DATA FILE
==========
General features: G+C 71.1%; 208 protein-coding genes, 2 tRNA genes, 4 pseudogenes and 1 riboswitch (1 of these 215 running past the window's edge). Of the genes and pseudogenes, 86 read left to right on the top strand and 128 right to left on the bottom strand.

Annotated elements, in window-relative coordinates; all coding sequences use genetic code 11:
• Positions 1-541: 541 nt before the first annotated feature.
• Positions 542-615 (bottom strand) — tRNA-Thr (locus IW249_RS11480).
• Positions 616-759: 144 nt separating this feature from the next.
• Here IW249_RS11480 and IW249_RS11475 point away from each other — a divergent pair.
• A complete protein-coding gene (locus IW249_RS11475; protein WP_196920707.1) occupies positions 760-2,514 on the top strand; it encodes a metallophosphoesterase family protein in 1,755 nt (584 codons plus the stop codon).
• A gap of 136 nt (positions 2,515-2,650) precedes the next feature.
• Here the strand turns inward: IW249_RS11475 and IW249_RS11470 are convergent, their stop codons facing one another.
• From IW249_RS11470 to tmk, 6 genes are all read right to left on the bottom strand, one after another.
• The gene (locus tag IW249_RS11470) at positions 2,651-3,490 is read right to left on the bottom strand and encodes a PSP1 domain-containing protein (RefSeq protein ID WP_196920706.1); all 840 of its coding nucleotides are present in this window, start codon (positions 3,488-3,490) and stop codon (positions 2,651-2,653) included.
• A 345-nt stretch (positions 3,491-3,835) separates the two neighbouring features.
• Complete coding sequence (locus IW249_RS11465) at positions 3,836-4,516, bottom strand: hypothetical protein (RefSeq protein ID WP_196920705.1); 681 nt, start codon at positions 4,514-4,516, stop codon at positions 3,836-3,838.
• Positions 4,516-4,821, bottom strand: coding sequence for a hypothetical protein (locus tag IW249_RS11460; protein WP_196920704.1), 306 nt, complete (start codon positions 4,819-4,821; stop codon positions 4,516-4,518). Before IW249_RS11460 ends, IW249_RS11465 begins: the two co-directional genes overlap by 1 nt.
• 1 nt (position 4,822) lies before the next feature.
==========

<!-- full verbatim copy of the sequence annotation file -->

General features: G+C 71.1%; 208 protein-coding genes, 2 tRNA genes, 4 pseudogenes and 1 riboswitch (1 of these 215 running past the window's edge). Of the genes and pseudogenes, 86 read left to right on the top strand and 128 right to left on the bottom strand.

Annotated elements, in window-relative coordinates; all coding sequences use genetic code 11:
• Positions 1-541: 541 nt before the first annotated feature.
• Positions 542-615 (bottom strand) — tRNA-Thr (locus IW249_RS11480).
• Positions 616-759: 144 nt separating this feature from the next.
• Here IW249_RS11480 and IW249_RS11475 point away from each other — a divergent pair.
• A complete protein-coding gene (locus IW249_RS11475; protein WP_196920707.1) occupies positions 760-2,514 on the top strand; it encodes a metallophosphoesterase family protein in 1,755 nt (584 codons plus the stop codon).
• A gap of 136 nt (positions 2,515-2,650) precedes the next feature.
• Here the strand turns inward: IW249_RS11475 and IW249_RS11470 are convergent, their stop codons facing one another.
• From IW249_RS11470 to tmk, 6 genes are all read right to left on the bottom strand, one after another.
• The gene (locus tag IW249_RS11470) at positions 2,651-3,490 is read right to left on the bottom strand and encodes a PSP1 domain-containing protein (RefSeq protein ID WP_196920706.1); all 840 of its coding nucleotides are present in this window, start codon (positions 3,488-3,490) and stop codon (positions 2,651-2,653) included.
• A 345-nt stretch (positions 3,491-3,835) separates the two neighbouring features.
• Complete coding sequence (locus IW249_RS11465) at positions 3,836-4,516, bottom strand: hypothetical protein (RefSeq protein ID WP_196920705.1); 681 nt, start codon at positions 4,514-4,516, stop codon at positions 3,836-3,838.
• Positions 4,516-4,821, bottom strand: coding sequence for a hypothetical protein (locus tag IW249_RS11460; protein WP_196920704.1), 306 nt, complete (start codon positions 4,819-4,821; stop codon positions 4,516-4,518). Before IW249_RS11460 ends, IW249_RS11465 begins: the two co-directional genes overlap by 1 nt.
• 1 nt (position 4,822) lies before the next feature.